Even setting aside the judicious application of Pink Floyd albums to settle me down to sleep as an infant, music has been a central part of my life pretty much from the beginning. My earliest recollection of classical music is when we used to go to dress rehearsals and concerts for the Colorado Springs Philharmonic, under the direction of the charismatic and talented Christopher Wilkins. The music washed over me (and over my head) and I became enchanted with the up-and-down motion of the bows, the synchronized reach to turn the page, and particularly the dance of the tuxedo-clad maestro. I learned to relax the focus of my eyes until the stage melted into a golden glow of pulsating music, and I sat there, in a trance, imagining myself soaking it up like a thirsty plant.
(If I read that last sentence somewhere, I’d think that the author was over-dramatizing their childhood experience, but it’s the honest truth. I’m sure there were shows where I squirmed and fidgeted – my mom could verify that – but the moments I remember were the ones that reduced me to a state of paralysis. I remember believing for many years that I wanted to grow up to be an orchestra conductor, tails and all, with that euphoric sensation in my mind.)
When kids start going to school, they get exposed to all kinds of contagious germs and diseases. I was no exception, and before long I came home infected with the desire for piano lessons. Thea played piano, so I wanted to play piano. Just your basic five-year-old oneupsmanship. Fortunately, this fell in line with my parents’ plans, and soon I had an instructor and a turn-of-the-century upright that we bought for a few hundred dollars.
I was a typical kid. There were times when I had to be bribed, threatened, or otherwise forced to practice. But it paid off, and I progressed from “kid whose feet don’t reach the pedals” to “fledgling classically trained pianist.” Devoting massive amounts of mental real estate to the memorization of sonatinas didn’t end up winning me any blue ribbons, but it won me a bet or two. (You can make pretty good money off of playing nine-page compositions, blindfolded, in middle school.)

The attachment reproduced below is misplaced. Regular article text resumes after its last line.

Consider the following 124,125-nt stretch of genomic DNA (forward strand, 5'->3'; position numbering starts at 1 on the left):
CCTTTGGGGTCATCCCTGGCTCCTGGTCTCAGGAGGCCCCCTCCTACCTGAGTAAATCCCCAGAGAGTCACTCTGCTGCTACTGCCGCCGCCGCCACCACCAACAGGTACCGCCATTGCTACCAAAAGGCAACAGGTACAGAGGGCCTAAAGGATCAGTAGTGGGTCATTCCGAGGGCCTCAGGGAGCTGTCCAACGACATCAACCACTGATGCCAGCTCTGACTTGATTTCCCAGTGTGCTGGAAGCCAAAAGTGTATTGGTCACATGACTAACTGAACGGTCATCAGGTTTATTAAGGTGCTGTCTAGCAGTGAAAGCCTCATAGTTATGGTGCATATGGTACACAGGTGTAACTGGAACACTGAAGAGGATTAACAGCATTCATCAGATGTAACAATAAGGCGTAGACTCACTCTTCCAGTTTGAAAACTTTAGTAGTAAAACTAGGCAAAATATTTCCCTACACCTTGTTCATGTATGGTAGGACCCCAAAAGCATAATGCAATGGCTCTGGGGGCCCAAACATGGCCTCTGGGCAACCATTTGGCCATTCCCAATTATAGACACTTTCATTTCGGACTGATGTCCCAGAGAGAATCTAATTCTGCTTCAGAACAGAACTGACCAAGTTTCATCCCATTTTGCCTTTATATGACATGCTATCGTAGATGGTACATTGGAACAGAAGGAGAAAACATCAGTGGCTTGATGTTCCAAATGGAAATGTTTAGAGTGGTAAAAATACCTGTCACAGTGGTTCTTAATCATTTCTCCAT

And then the second semester of fifth grade rolled around, bringing with it a day I’d been anticipating for two years: instrument “petting zoo” day.
This requires a chronological backtrack with no real milestones; forgive me.
I’ve tried, and failed, a hundred times to nail down my first band influence. (That’s different from a “bad influence,” but only very slightly.) The concept of band has always been floating around, thanks to my mom’s tenure as a drummer and ties to the University of Texas Longhorn Marching Band. One of our roadtrip casettes had a recording of “Texas Fight” on it, and I knew every trombone rip and trumpet flourish. I hadn’t been to a lot of parades – weather rarely cooperated in Colorado – but the sight of a band marching down a street always stirred my blood. There literally isn’t a point in my conscious when I said, “one day I think I’ll join band” – it was a given, like “one day I think I’ll be a woman.”
And so, when the middle school (or the high school, or the local music store – I honestly don’t know who it was) filled an empty classroom with cheap musical instruments and invited all interested fifth graders to give ’em a whirl, I was the first person in line. I passed up the percussion instruments, spent some time discovering that I was utterly incapable of producing sound on the flute, shrugged at the long line of girls waiting for the clarinet, and tried valiantly to get a grip on the unwieldy French horn. Next up was the saxophone, nearly as long as I was tall, and I immediately perked up. This was the instrument my grammy liked, the instrument that weeped in the twilight down echoey streets in mountain tourist towns. This might do.
That spring, my family went garage sale-ing in Denver. Our last stop was inspired by an ad for photography development equipment, but while digging around in the driveway debris my mom mentioned that what we were really looking for was a saxophone.
“That’s funny,” said the homeowner. “I actually have one that I need to get rid of.”
It had been her late husband’s, and since his death had hidden under a bed in a musty leather case. We unfastened the clasps and discovered a 1920’s-era Martin alto, pearl keys, velvet bed. It was love at first sight, and for all I know it cost more to get Martin in working order than it did to buy it, but I had found my beloved companion for the next chapter of my life.